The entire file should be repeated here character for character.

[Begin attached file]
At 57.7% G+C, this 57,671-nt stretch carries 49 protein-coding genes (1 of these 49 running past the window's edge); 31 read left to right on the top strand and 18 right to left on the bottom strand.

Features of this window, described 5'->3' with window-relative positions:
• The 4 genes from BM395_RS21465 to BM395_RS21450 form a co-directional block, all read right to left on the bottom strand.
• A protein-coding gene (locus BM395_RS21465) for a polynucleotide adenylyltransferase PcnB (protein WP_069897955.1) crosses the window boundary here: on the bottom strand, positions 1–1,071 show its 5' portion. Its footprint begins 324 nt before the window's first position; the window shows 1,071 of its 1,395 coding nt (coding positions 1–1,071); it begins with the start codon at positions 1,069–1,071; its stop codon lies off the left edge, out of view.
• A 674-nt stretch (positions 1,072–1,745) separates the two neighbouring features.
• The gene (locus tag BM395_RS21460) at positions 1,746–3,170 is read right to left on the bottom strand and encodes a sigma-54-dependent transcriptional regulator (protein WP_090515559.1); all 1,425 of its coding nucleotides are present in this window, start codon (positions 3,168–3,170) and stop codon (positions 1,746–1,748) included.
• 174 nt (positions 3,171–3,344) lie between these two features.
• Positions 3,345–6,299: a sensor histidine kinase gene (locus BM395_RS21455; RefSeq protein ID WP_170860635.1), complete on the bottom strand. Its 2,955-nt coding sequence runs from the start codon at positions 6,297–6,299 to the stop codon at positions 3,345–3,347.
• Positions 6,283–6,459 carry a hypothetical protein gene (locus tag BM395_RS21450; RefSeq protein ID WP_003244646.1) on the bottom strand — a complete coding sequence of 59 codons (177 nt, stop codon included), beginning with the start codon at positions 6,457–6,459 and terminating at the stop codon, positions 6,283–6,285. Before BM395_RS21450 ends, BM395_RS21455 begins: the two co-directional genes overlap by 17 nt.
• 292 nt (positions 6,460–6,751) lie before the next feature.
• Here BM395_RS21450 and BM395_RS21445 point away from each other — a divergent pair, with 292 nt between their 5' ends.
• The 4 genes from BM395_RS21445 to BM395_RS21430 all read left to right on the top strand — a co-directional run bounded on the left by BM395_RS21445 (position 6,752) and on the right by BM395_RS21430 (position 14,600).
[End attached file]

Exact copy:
At 57.7% G+C, this 57,671-nt stretch carries 49 protein-coding genes (1 of these 49 running past the window's edge); 31 read left to right on the top strand and 18 right to left on the bottom strand.

Features of this window, described 5'->3' with window-relative positions:
• The 4 genes from BM395_RS21465 to BM395_RS21450 form a co-directional block, all read right to left on the bottom strand.
• A protein-coding gene (locus BM395_RS21465) for a polynucleotide adenylyltransferase PcnB (protein WP_069897955.1) crosses the window boundary here: on the bottom strand, positions 1–1,071 show its 5' portion. Its footprint begins 324 nt before the window's first position; the window shows 1,071 of its 1,395 coding nt (coding positions 1–1,071); it begins with the start codon at positions 1,069–1,071; its stop codon lies off the left edge, out of view.
• A 674-nt stretch (positions 1,072–1,745) separates the two neighbouring features.
• The gene (locus tag BM395_RS21460) at positions 1,746–3,170 is read right to left on the bottom strand and encodes a sigma-54-dependent transcriptional regulator (protein WP_090515559.1); all 1,425 of its coding nucleotides are present in this window, start codon (positions 3,168–3,170) and stop codon (positions 1,746–1,748) included.
• 174 nt (positions 3,171–3,344) lie between these two features.
• Positions 3,345–6,299: a sensor histidine kinase gene (locus BM395_RS21455; RefSeq protein ID WP_170860635.1), complete on the bottom strand. Its 2,955-nt coding sequence runs from the start codon at positions 6,297–6,299 to the stop codon at positions 3,345–3,347.
• Positions 6,283–6,459 carry a hypothetical protein gene (locus tag BM395_RS21450; RefSeq protein ID WP_003244646.1) on the bottom strand — a complete coding sequence of 59 codons (177 nt, stop codon included), beginning with the start codon at positions 6,457–6,459 and terminating at the stop codon, positions 6,283–6,285. Before BM395_RS21450 ends, BM395_RS21455 begins: the two co-directional genes overlap by 17 nt.
• 292 nt (positions 6,460–6,751) lie before the next feature.
• Here BM395_RS21450 and BM395_RS21445 point away from each other — a divergent pair, with 292 nt between their 5' ends.
• The 4 genes from BM395_RS21445 to BM395_RS21430 all read left to right on the top strand — a co-directional run bounded on the left by BM395_RS21445 (position 6,752) and on the right by BM395_RS21430 (position 14,600).